Yes, some of the fears are to some degree justified and some of the foundational issues can be addressed through state action. The issue is the more problems we look to solve through state action the more our fates are tied to elections and the more each election is worth. The high stakes make it even more attractive to do whatever is needed to win an election. At some point we will end up with a Trump character or something different but equally bad or worse.

    Populists and progressives have always worked to build the structure in which we now exist, one where there are no set rules and popular opinion should control all. There was a willingness to trade liberty for security and always assumed the democratic element would prevent problems rather than simply be controlled by them. Now Trump is the one in control and people seem to be shocked at the results.

    • Submitted by Matt Haas on 02/13/2017 - 01:12 pm.


      The anarchic libertarianism you propose is no less prone to abuse in the same manner, albeit at a more localized level. Is it truly better to die by a thousand cuts, or in one swing of the axe? Perhaps the problem is human nature?

      • Submitted by Dan Berg on 02/13/2017 - 02:54 pm.

        I proposed?

        I proposed that? Didn’t realize it. The issue is understanding the limits of any tool and not deluding oneself into thinking any are able to save us from ourselves if applied to everything. The idea that we can centralize vast amounts of power and leave it up to a popularity contest to determine how it is used is so nonsensical on its face that it takes a level of dogmatic delusion typically only seen in religion to support it. Rule of law and a strong understanding and protection of individual rights has huge benefits and very few downsides. Expanding centralized power can work as long as those two items are not interfered with.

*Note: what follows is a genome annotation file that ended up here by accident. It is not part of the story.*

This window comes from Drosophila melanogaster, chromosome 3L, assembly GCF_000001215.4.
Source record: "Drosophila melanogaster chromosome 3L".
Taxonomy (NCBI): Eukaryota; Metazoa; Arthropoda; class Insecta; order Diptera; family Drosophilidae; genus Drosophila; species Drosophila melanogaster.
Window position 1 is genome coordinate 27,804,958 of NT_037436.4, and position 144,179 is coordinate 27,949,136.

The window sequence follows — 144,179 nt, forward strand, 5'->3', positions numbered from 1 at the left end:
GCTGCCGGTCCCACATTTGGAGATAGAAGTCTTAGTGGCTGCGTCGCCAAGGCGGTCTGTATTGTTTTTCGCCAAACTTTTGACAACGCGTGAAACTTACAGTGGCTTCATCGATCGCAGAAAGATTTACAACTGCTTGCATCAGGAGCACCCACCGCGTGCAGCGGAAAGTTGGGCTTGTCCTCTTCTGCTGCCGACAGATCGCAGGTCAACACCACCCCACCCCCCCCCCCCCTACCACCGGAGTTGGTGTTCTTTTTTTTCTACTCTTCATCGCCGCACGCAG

The main issue with most Progressive ideology is that it is based on the idea that the state gives us our rights and therefore can create new ones or remove them at will without any ethical issue. Democracy is great for certain things but it is immensely dangerous as a way to determine who has what rights or who should get what resources. Using democracy as a tool for those things results in both the destruction of actual, natural rights and the corruption of the democratic process. Each tool has potential uses but needs to be understood and evaluated honestly. Something that will likely result in an understanding that makes no political ideologue happy.